The good folks at Zooniverse have fixed it for us and you will now see we are about half way through season 10 which is fantastic. There are just under 700 000 images to classify this season so thanks to you, are dedicated team of citizen scientists we have around 350 000 left to go. That’s 350 000 chances of finding that one image you have been waiting for. I have noticed recently lots of you posting on talk that you have classified your first ‘waterbuck’ or ‘serval’. If you haven’t discovered your dream find yet there is still time and yes there is a season 11 in the wings.
Whilst on the subject of talk I wanted to gently remind everyone of a few etiquette points.
#Hashtags, love ‘em or hate ‘em they are part of social media and they are not going away. On Snapshot Serengeti we use them for a specific reason and that is to help others to search for and find certain images.
If you have found a great image that you think others will want to see and you are certain of the species then go ahead and hashtag it, but, if you find an image that you are not sure of then please don’t hashtag it with your guess. You can still put the pictures up in talk for discussion and perhaps someone else will be along who is positive about the id and can then hashtag it. Basically, please use hashtags thoughtfully.
Which brings me to another point; if you can’t identify an image and you post it up for discussion always give us your best guess. No one will laugh; it’s what makes it fun seeing what other people make of the images when you are really stumped. Many a time I have confidently shared a tricky image almost certain for instance it’s a long sort after rhino only to have someone else’s eyes point out that if I look a bit closer that actually it is a rock! Even our expert modifiers get things wrong occasionally and are reluctant to confidently make a call on certain images. Some of them are just so darn impossible to id. So just give it your best shot, it’s what everyone else does.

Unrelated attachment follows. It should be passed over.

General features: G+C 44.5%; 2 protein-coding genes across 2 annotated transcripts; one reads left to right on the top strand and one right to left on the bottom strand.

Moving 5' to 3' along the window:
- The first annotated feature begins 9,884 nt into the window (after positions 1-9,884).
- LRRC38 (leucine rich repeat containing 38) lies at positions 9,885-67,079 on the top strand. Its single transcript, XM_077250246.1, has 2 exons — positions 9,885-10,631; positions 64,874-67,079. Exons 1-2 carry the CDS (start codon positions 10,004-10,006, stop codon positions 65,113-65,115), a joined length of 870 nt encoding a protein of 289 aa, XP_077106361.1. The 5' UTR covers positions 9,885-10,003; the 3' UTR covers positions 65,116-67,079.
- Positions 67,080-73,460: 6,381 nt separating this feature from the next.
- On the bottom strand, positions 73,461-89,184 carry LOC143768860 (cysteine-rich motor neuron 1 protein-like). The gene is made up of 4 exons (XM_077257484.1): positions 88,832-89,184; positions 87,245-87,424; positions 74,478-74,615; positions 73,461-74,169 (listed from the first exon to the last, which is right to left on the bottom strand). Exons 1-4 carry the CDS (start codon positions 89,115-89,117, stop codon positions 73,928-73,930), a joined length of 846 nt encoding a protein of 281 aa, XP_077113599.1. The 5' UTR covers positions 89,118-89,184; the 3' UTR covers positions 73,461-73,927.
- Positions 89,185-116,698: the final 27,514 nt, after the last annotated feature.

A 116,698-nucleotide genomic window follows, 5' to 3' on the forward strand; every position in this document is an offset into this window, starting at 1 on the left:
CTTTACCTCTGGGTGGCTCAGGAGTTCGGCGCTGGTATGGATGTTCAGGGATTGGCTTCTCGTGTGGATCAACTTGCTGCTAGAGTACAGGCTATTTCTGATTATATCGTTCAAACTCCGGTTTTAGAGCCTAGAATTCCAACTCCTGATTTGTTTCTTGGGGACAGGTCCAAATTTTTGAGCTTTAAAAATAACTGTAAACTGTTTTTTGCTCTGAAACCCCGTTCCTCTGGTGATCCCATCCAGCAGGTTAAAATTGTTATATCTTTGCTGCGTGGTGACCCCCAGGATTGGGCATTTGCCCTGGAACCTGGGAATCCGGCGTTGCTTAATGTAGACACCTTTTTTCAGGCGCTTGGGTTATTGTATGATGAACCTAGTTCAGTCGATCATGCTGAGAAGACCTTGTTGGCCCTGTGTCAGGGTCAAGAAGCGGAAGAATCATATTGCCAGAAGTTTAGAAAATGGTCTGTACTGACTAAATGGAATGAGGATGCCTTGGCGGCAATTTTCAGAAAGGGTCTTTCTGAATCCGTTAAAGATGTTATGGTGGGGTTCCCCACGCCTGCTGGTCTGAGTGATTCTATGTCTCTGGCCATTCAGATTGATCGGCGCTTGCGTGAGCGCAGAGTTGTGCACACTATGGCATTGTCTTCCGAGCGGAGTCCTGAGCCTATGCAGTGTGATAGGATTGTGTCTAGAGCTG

The main aim is to enjoy yourself, challenge yourself and use other peoples experience when yours fails you. The Snapshot family of classifiers and moderators is a dedicated and knowledgeable bunch and as I have said before, this project would not exist without you all. Keep up the great work one and all.
This summer in South West France has not been its usual hot balmy self. In fact as I look out the window now the overriding colour is a deep lush green. Normally by July it is turning a straw yellow colour but this year we have had plenty of rain. In contrast, to the south of us, fires have been raging through Portugal, Spain and South Eastern France. Who knows if this is a taste of what’s to come or a one year glitch in the system but one thing is for sure climate change is going to affect life on this planet in both subtle and not so subtle ways.
I wrote about termites last week and their importance in the ecosystem. This week I read a disturbing news article about aardvark, who of course survives on eating termites and ants.
A group of scientists in South Africa were studying aardvarks in the Kalahari. They had inserted biologgers into several aardvarks in order to follow their activity and body temperature. It turned out that the year of their study was an exceptional year of draught and all but one of the study animals along with others in the area died. They unexpectedly recorded a phenomenon not seen before that should be an eye opener to the ways in which future climate could affect not only individual species but whole ecosystems.
The aardvark themselves can withstand high temperatures but the termites on which they rely for food and water cannot. With the information provided by the biologgers the scientific team where able to see that the aardvark were not finding enough termites or ants to keep their energy levels up. Night times can be pretty cold in the Kalahari and the team found that the starving aardvark even swapped their usual night time foraging behaviour to day time in order to conserve body energy. They were even seen sunbathing in a bid to save energy. It seems that none of this adaptive behaviour was enough. There simply was not enough food for their needs and they slowly starved to death. At an average weight of 60 to 80 kg an aardvark is a large animal and needs to eat around 50 000 termites or ants a night.
One or two bad years will always happen but if climate change shifts as it is predicted many areas of Africa will become drier and hotter creating an aridity that most of the native termites and ants cannot tolerate. True, given time, more tolerant species may take over but in the meantime the much loved aardvark may become a creature of the past. But that is not the end of the story. The aardvark is more than just a curiously put together animal, it is the architect of large burrow systems that many other mammals, birds and reptiles are reliant on to escape extremes of hot and cold weather, to bring up their young and escape from predators. Most cannot excavate the hard earth themselves so with the possible demise of aardvark life would get a whole lot tougher for many many more animals.
If you want to read more about the study have a look at this link https://africageographic.com/blog/aardvarks-beating-climate-change/